Wednesday, Dec. 12, 2001 | 9:46 a.m.
With a lawsuit already looming over a long-delayed municipal parking garage that opened Monday, Henderson officials learned they will face yet another lawsuit over the award Tuesday of a $39.5 million construction contract to quadruple the size of City Hall.
The contract was awarded to Dick Corp., an international construction company headquartered in Pittsburgh.
The legal controversy stems from a last-minute bid hike by a California-based electrical subcontractor listed by both Dick Corp. and by another of the four competing companies -- Colorado-based PCL Construction Services.
On bid-day in November, with less than an hour before bids closed, subcontractor Helix Electric faxed Dick Corp. and PCL Construction Services that it was upping its cost estimates from $5.2 million to $5.85 million.
Because it violates state regulations to change a bid after the bids are opened, Helix has been barred temporarily from using the services of the Southern Nevada Subcontractors Bid Depository, a privately run, nonprofit agency that provides independent regulation of subcontractors in the public works construction industry. Helix can still bid on state projects.
Dave Burton, vice president of building for Dick Corp. told the Henderson City Council on Tuesday, "We stand by our bid." Burton said whatever the outcome with Helix, whether the company stays on the job or not, he will honor the original bid price.
The Southern Nevada Bid Depository, which monitors projects that require bidding, told Dick Corp. in November that it would recognize the original bid, Burton said. Henderson city attorney Andy Urban agreed, and the City Council chose to award the bid to Dick on Urban's advice.
G. Mark Albright, a Las Vegas attorney for PCL Construction, said after the meeting that he will file a legal challenge today. PCL Construction switched to Bergelectric Corp. after Helix filed its $650,000 cost hike. PCL argues that because it went to another electrical subcontractor, it could no longer be competitive in the bidding and that it was unfair to allow Dick's original bid to stand.
"We'll ask the court to expedite the case," Albright said. "We don't want to hold up the city of Henderson. We hope to have the case resolved within three weeks."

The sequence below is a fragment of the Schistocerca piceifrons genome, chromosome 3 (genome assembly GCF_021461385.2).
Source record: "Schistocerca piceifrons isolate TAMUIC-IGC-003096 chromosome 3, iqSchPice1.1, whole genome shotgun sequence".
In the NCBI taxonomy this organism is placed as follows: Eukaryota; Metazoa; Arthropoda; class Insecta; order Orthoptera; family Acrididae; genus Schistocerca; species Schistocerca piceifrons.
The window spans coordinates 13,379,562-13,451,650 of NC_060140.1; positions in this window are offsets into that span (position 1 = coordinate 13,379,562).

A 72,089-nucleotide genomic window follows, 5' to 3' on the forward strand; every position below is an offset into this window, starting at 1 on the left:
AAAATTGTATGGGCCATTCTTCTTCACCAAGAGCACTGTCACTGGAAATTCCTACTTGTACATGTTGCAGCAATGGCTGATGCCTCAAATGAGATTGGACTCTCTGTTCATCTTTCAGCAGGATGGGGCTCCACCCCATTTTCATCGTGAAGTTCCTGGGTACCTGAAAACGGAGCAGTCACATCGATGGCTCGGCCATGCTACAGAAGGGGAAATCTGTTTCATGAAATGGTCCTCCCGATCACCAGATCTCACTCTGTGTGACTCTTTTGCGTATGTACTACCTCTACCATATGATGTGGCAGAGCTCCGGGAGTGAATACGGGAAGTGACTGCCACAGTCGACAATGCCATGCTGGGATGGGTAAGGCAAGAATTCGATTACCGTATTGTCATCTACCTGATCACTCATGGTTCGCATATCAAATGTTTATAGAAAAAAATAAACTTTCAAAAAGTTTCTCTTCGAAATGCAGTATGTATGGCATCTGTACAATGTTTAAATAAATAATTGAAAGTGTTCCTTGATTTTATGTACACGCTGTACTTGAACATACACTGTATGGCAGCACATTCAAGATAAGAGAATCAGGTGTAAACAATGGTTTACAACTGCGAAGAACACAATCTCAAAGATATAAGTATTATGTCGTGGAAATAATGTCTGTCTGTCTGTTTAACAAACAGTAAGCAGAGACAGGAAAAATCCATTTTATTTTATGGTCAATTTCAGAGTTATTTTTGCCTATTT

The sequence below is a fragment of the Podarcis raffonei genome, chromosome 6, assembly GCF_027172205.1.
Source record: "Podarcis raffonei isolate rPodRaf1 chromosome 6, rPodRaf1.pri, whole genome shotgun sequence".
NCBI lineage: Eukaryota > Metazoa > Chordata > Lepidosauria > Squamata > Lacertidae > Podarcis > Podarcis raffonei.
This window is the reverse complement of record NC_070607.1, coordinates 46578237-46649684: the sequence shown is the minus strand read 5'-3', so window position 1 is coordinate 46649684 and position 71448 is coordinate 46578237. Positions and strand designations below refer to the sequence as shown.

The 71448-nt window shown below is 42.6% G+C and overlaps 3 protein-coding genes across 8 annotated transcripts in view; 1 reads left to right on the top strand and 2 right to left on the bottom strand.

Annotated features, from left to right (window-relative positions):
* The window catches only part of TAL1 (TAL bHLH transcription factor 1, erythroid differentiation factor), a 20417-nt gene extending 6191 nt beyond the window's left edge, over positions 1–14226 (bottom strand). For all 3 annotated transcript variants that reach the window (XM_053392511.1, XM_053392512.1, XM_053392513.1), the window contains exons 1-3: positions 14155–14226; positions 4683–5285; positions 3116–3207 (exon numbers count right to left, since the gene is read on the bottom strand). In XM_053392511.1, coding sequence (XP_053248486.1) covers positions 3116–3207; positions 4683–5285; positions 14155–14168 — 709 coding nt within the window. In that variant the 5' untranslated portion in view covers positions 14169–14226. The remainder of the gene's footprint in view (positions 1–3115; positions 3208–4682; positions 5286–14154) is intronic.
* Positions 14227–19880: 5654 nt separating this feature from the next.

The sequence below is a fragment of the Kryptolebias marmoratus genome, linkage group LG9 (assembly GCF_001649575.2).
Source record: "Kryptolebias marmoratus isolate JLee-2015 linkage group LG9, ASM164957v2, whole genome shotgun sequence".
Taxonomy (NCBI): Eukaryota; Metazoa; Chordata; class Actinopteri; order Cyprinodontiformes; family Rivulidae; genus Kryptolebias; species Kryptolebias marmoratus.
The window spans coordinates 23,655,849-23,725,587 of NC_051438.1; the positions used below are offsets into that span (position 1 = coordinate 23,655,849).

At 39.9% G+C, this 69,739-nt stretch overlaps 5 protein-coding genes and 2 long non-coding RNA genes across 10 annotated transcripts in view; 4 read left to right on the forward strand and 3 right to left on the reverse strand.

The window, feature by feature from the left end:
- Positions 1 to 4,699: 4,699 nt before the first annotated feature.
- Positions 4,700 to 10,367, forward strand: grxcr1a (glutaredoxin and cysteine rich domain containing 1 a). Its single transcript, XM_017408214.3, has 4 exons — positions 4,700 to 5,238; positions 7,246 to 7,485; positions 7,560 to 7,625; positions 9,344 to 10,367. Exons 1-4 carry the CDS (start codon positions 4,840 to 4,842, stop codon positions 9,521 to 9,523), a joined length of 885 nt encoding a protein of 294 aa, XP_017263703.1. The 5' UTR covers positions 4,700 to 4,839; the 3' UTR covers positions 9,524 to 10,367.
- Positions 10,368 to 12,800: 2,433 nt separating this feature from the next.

Las Vegas-based KBA Construction, the contractor who completed a 4 1/2 story parking garage on Monday, has also said it may sue the city for problems that led to a five-month delay on a 10-month project.
But Henderson Construction Manager John Simmons has blamed delays on KBA's subcontractors and says the city will collect $4,000 in fines for every day the project was late.
The $7.2 million garage is the first completed part of the $65 million expansion of City Hall.
The prospect Tuesday of yet another lawsuit could mean additional delays for an expansion that Simmons and local architect Mark Hobaica, of HCA Architects, have been planning since 1997.
Planned initially at $12.5 million, the project expanded several times in the past four years as the city -- and city government -- continued to grow at breakneck speed. The city increased the budget to $25 million, $40 million, and then $55 million before finally reaching $65 million in January.
Earlier Tuesday, Hobaica said that Henderson's overcrowded City Hall -- surrounded today by a battery of leased modular units with employees answering phones out of kitchens -- will rival the government buildings of Las Vegas and Clark County after the expansion project is completed in Fall 2004. And Simmons, during an interview Tuesday at his cramped modular offices on Tin Street, said the 283,000 square-foot building will also be cheaper per square foot than most if not all of its valley counterparts. He also said it will be delivered on time.
But after the dispute Tuesday and the promise of a lawsuit, those predictions, along with a scheduled construction start-date of Jan. 21, could be delayed.